[Tweeters] last chance for Northwestern Crows!

Gary Bletsch garybletsch at yahoo.com
Mon Aug 16 09:17:42 PDT 2021

Dear Tweeters,
If I am not mistaken, a taxonomic update on eBird will take place starting tomorrow. Many if not most birders will pick up a few armchair lifers, although I don't think there will be as many splits as there were last year. We will have to put up with a ridiculous new name for the Mew Gull, but if we've birded in Eurasia, we'll pick up a species with that split. If we've seen a Sedge Wren down in South America, assuming that we've seen one in the USA, we'll pick up a species there, too, since those Sedge Wrens down in Ecuador will now be Grass Wrens. 
The taxonomists have also decided, among other things, that the Northwestern Crow must be lumped with the American Crow. This is a section of our lists where we'll lose a species, but the lumps are far outnumbered by the splits, so almost everyone's life list will have a net gain after the update.
Here is a fun exercise that one may do with a computer. Go to eBird, then Explore, then Species Maps. Type in Northwestern Crow for the species, and voila! You get a nice map of the species distribution. If you click the little box on the right, "Show Points Sooner," that will give you a more precise map that shows each spot where the Northwestern Crow has been reported.
At this point, I'd take a screen shot and save it. Now you will be able to look back at this map sometime in the future. In a day or two, if you were to go on eBird and try the same thing, you will presumably have a different-looking map, since the two species will have been lumped.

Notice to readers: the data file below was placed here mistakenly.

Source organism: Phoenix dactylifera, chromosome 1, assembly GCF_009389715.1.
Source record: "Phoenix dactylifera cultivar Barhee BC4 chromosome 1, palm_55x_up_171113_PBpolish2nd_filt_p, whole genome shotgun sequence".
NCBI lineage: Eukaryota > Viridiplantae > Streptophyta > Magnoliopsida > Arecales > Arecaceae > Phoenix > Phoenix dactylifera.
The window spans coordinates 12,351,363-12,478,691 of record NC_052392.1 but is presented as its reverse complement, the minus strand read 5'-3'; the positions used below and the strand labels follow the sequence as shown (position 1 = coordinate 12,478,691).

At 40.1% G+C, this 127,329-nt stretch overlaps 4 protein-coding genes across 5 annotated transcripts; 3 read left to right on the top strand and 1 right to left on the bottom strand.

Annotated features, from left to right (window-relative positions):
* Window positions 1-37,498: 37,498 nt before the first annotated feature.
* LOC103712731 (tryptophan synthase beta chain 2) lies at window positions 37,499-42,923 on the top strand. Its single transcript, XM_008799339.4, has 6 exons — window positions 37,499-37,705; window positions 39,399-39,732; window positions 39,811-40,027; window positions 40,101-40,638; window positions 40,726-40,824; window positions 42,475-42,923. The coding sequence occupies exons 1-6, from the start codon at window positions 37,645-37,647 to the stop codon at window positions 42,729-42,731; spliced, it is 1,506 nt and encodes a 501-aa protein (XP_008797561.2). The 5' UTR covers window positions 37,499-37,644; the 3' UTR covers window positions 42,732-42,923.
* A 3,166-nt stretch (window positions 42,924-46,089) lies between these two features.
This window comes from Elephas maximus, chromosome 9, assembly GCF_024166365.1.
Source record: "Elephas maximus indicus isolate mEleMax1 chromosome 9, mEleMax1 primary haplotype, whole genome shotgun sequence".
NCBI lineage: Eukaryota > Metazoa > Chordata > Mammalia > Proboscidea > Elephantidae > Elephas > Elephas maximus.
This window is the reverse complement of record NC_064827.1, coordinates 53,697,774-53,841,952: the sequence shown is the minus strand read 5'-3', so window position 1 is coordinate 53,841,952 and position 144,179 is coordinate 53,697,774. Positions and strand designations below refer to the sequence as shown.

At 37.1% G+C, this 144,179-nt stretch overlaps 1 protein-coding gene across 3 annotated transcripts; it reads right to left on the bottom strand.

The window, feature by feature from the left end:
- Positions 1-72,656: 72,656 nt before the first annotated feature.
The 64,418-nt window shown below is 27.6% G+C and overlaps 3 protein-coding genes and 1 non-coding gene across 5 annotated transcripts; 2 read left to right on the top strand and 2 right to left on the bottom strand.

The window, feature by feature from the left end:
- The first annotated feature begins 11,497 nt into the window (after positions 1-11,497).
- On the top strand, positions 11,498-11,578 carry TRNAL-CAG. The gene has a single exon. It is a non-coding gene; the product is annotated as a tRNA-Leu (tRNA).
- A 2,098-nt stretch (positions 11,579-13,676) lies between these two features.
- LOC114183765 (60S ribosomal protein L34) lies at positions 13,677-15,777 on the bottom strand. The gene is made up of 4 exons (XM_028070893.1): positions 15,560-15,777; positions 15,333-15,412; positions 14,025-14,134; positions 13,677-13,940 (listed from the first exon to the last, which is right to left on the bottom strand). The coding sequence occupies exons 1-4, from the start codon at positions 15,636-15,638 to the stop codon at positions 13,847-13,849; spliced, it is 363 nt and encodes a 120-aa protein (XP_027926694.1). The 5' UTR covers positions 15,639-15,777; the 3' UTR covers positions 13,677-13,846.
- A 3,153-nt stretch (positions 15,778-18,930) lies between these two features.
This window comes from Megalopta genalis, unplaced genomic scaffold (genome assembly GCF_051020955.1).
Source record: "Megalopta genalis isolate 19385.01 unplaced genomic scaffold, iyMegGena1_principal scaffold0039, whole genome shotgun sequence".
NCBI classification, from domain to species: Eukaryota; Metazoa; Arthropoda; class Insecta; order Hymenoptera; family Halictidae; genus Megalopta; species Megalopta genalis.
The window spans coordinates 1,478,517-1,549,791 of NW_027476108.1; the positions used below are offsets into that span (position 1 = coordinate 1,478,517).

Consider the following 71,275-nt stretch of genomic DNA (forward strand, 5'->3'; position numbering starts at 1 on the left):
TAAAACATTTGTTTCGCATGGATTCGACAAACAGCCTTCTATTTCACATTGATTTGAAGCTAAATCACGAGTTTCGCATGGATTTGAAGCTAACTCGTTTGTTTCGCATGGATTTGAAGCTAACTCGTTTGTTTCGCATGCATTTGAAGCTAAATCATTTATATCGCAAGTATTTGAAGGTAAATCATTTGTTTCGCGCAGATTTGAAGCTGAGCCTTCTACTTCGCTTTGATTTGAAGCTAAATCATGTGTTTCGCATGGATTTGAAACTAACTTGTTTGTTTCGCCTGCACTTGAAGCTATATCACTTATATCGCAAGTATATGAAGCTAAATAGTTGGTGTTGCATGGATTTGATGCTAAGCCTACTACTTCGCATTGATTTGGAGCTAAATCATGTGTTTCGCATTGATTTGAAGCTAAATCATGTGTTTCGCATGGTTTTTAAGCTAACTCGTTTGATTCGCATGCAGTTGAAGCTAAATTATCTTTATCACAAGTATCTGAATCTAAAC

There are all sorts of interesting details in the map for the Northwestern Crow. For example, zooming in to our part of the world, Western Washington, you will see that there are zero pinpoints for this species in Skagit County, Snohomish County, or King County. I think the same can be said for Kitsap, Mason, Pierce, Thurston, Cowlitz, Clark, Wahkiakum, Lewis, and Skamania.
It would be absurd to expect any bird, even as smart a bird as a crow, to understand county boundaries. The lack of Northwestern Crow  sightings in those counties has nothing to do with the birds themselves, and everything to do with decisions made by birders, and especially by the eBird editors, as to where one should count Northwestern Crows, and where one should count American Crows. This leads to oddities, such as the Northwestern Crow making it all the way across Island County's Camano Island, to the western end of the Mark Clark Bridge--actually, to the western end of the new bridge that has replaced the Mark Clark Bridge, the name of which escapes me. Crows are free to fly eastwards across the narrow waterway here, taking them to Leque Island, Eide Road, and Stanwood. However, once the birds make this journey, their name changes to American Crow!
The same thing happens at such places as Guemes Island, Larrabee State Park, and Leadbetter Point. 
Another fun exercise that one can do right now is to call up the same map, only for the American Crow. If one zooms in to the boundary of Whatcom County and British Columbia, the same oddity arises. There are all sorts of colorful little dots on the Washington side of the line, but just a plain, birdless map on the Canadian side. Nary an American Crow does one see north of that international border! Of course, this is just another artifact of the human constructs involved. The eBird editors up there decided quite a while back that all of their crows are Northwesterns. 
Caw, caw, caw...I for one am looking forward to this particular lump! 
Yours truly,
Gary Bletsch

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